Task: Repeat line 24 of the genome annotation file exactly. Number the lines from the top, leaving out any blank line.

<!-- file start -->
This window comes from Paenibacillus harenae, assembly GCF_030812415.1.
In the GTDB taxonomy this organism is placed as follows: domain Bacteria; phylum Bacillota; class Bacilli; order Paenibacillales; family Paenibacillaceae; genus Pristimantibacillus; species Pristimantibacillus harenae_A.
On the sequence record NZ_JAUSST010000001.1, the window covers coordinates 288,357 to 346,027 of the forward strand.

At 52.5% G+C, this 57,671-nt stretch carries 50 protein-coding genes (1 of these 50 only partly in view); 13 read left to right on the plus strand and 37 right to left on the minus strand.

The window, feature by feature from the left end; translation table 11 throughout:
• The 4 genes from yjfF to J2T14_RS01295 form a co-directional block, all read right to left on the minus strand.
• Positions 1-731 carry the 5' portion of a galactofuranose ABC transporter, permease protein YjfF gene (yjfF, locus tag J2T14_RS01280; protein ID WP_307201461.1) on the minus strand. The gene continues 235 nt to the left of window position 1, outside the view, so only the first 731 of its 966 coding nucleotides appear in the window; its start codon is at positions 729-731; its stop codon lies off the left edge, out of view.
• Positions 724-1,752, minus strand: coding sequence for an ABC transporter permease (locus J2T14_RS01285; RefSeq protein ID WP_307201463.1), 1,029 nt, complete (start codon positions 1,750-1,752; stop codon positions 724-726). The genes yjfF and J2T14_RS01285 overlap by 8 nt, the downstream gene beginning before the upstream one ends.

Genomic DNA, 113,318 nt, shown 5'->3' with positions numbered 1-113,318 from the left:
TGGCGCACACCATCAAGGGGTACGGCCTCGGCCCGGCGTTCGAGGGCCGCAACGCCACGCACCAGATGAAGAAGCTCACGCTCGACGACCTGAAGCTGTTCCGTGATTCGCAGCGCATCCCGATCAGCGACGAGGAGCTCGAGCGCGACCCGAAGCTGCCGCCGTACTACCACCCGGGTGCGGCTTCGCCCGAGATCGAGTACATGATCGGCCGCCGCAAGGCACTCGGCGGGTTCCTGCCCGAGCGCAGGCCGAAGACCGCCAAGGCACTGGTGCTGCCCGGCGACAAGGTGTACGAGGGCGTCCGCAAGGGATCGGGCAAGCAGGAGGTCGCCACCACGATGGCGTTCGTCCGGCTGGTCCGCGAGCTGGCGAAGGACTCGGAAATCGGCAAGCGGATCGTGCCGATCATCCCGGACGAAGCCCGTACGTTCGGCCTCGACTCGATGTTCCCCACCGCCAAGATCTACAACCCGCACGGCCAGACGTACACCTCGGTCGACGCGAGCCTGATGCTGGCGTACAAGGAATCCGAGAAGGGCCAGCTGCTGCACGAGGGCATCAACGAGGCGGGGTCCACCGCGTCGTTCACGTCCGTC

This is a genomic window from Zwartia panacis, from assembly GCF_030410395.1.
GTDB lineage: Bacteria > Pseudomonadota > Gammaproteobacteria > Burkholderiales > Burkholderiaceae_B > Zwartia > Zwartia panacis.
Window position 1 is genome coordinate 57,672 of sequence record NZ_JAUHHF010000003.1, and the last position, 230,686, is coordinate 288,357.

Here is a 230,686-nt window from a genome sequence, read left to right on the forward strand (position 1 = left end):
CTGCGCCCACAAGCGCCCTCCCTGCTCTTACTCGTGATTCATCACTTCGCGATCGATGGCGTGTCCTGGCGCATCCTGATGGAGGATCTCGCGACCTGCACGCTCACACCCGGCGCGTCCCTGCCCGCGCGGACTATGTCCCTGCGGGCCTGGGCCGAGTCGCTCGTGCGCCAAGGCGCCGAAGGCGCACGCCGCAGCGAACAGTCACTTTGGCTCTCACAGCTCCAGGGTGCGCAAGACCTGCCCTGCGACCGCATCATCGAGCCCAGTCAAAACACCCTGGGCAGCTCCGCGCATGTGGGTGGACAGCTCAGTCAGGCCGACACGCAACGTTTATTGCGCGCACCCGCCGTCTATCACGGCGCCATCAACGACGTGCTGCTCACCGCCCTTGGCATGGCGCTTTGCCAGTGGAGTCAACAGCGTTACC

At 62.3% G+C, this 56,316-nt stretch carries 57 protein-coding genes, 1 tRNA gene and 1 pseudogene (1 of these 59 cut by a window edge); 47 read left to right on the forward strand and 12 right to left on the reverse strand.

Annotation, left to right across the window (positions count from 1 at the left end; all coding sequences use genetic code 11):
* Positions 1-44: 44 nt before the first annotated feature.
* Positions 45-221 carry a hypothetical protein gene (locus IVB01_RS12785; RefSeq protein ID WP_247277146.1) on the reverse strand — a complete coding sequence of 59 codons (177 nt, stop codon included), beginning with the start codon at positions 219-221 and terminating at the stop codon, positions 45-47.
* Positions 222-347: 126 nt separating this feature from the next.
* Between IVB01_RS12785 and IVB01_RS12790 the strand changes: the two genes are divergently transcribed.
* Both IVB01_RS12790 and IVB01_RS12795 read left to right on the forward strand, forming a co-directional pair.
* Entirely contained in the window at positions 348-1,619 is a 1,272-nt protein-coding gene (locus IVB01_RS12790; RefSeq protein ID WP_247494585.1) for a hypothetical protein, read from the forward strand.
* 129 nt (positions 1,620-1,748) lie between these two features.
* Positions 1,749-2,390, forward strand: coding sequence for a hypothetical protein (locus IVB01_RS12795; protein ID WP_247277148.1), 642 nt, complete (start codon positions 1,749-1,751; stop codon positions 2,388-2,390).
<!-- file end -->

* 129 nt (positions 1,620-1,748) lie between these two features.